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Ban on new petrol and diesel cars in UK from 2030 – world news

British Prime Minister Boris Johnson on Tuesday night announced a ban on the sale of petrol and diesel cars by 2030 as part of a £12 billion green agenda, including £1.3 billion to roll out charging points for electric vehicles in homes, streets and on motorways across England.

Outlining his 10-point plan for a “UK Green Industrial Revolution”, Johnson said £582 million has been allocated as grants for those buying zero or ultra-low emission vehicles to make them cheaper to buy and incentivise more people to make the transition. Nearly £500 million will be spent in the next four years for the development and production of electric vehicle batteries, officials said, adding that the ban on sale of petrol and diesel cars by 2030 had been agreed with car manufacturers and sellers.

Johnson said, “Although this year has taken a very different path to the one we expected, the UK is looking to the future and seizing the opportunity to build back greener. The recovery of our planet and of our economies can and must go hand-in-hand.”

The ten-point plan includes making cycling and walking more attractive ways to travel and investing in zero-emission public transport of the future, and producing enough offshore wind to power every home, quadrupling how much the UK produces to 40GW by 2030.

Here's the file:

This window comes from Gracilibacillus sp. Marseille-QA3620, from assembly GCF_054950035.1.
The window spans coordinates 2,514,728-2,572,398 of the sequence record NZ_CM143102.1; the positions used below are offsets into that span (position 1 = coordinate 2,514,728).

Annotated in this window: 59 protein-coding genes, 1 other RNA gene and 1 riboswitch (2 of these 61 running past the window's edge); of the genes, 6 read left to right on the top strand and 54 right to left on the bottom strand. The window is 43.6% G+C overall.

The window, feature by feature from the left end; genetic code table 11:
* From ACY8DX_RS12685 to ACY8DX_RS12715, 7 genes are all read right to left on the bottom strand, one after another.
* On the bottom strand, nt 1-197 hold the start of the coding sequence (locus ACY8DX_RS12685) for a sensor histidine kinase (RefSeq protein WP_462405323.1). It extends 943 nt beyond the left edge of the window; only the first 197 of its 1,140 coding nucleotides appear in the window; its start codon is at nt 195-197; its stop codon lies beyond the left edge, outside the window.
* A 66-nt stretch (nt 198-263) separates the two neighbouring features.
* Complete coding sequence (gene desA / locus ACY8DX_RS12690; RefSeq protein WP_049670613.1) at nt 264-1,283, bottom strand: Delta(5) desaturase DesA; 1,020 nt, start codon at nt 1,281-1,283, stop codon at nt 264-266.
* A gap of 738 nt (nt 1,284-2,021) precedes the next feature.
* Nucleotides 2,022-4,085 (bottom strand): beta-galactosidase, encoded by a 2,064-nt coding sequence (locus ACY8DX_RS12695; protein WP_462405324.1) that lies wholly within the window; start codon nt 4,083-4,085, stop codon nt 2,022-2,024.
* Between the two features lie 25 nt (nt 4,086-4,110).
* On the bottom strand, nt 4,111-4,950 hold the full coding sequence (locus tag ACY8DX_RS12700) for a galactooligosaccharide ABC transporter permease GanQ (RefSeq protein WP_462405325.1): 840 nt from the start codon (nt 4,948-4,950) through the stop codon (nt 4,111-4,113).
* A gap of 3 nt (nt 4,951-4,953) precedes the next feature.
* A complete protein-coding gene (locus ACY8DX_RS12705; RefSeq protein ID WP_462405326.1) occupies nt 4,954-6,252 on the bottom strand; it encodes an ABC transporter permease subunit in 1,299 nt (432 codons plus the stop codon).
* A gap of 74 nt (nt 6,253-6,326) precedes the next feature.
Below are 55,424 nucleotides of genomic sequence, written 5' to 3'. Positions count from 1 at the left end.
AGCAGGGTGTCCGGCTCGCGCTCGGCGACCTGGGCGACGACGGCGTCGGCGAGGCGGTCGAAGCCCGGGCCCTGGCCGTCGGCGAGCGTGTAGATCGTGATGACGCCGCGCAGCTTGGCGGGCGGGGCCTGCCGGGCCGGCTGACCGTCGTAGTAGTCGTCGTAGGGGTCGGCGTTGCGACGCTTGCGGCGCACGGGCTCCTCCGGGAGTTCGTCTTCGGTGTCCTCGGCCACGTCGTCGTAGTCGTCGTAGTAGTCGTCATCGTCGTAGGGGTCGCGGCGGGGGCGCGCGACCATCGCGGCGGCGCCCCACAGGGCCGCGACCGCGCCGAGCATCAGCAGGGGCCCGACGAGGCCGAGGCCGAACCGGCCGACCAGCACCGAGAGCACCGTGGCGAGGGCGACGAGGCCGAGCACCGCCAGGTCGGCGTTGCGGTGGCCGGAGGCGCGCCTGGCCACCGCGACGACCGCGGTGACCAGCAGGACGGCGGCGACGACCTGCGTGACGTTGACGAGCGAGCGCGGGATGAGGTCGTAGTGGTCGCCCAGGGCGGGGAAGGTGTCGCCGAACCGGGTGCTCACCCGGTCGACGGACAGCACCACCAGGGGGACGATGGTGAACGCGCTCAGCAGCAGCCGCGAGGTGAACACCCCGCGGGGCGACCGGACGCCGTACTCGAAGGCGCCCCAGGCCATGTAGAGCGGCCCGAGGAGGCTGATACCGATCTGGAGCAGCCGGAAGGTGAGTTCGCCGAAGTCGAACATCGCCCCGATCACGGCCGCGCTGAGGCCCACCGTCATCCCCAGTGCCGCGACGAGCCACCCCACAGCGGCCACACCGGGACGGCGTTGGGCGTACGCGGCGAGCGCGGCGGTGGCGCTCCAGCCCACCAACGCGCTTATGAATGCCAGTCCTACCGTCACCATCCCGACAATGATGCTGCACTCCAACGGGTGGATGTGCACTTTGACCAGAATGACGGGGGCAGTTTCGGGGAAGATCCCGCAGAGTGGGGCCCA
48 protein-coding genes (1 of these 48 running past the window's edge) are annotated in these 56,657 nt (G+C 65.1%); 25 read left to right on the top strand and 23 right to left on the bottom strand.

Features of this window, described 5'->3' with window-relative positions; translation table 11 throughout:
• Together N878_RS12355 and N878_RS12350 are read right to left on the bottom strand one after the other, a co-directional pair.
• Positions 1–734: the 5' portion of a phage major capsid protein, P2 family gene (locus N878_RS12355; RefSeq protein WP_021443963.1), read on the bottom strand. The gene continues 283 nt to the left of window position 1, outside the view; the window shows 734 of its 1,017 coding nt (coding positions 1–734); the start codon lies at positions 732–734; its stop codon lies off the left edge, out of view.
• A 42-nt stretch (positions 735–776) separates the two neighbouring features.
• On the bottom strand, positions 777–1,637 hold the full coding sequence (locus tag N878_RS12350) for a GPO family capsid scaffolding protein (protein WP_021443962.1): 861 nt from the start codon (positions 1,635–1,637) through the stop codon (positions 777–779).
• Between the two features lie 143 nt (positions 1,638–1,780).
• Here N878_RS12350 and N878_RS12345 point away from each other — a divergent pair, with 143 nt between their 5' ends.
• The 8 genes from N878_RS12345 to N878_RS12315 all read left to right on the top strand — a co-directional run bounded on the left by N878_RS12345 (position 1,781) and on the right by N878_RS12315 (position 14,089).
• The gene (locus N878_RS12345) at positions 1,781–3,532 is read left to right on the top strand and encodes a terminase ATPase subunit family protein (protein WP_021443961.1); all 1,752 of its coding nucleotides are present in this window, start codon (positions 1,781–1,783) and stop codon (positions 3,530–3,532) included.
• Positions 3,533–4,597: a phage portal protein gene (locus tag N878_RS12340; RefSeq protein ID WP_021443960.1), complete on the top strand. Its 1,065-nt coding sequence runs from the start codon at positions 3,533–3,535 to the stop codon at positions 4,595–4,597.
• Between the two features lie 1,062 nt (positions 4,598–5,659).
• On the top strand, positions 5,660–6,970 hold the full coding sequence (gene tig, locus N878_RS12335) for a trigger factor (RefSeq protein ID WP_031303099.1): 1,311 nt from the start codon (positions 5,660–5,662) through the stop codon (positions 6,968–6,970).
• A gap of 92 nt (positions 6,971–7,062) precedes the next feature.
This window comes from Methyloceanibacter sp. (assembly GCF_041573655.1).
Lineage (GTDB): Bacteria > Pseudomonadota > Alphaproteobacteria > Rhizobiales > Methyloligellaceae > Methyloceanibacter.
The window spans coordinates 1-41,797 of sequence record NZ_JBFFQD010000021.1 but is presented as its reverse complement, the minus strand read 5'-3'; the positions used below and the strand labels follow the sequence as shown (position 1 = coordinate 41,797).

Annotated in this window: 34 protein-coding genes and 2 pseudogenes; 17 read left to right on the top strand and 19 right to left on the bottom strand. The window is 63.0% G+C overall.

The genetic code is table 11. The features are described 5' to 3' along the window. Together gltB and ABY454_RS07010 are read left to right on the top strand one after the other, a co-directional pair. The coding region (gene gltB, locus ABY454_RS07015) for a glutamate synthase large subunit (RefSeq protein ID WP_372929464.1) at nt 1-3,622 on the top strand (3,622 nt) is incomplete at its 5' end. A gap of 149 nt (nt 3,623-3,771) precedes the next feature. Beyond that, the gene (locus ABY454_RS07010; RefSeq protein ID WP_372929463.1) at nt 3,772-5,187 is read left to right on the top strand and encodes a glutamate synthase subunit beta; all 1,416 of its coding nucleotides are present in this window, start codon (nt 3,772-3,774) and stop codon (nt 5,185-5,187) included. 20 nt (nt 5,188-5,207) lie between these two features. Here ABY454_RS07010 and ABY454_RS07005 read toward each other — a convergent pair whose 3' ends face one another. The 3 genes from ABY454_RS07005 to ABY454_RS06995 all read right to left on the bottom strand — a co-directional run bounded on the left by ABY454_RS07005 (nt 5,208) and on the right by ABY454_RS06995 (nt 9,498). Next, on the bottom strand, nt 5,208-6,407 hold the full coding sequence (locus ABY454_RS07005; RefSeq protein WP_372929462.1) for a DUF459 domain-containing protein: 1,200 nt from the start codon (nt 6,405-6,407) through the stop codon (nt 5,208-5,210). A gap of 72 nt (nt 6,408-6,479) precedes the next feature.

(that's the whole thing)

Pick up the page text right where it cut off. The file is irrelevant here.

It also envisages generating 5GW of low carbon hydrogen production capacity by 2030 for industry, transport, power and homes, developing the first town powered entirely by hydrogen by the end of the decade.

Johnson announced £500 million for the hydrogen-related plan that includes trialling homes using hydrogen for heating and cooking, starting with a “Hydrogen Neighbourhood” in 2023, moving to a “Hydrogen Village” by 2025, with an aim for a “Hydrogen Town” before the end of the decade.

Poornima Prabhakaran of Public Health Foundation of India said, “With the spiking pollution levels again choking large tracts of northern India, yet another lesson to emulate for India and the capital city in particular, to deal with its perennial problem of polluting vehicles.

“While enhancing public transport and disincentivising private vehicle ownership may work in the interim, a shift to cleaner fuels through a similar policy may just be the right prescription for securing clean air and healthy lungs.”

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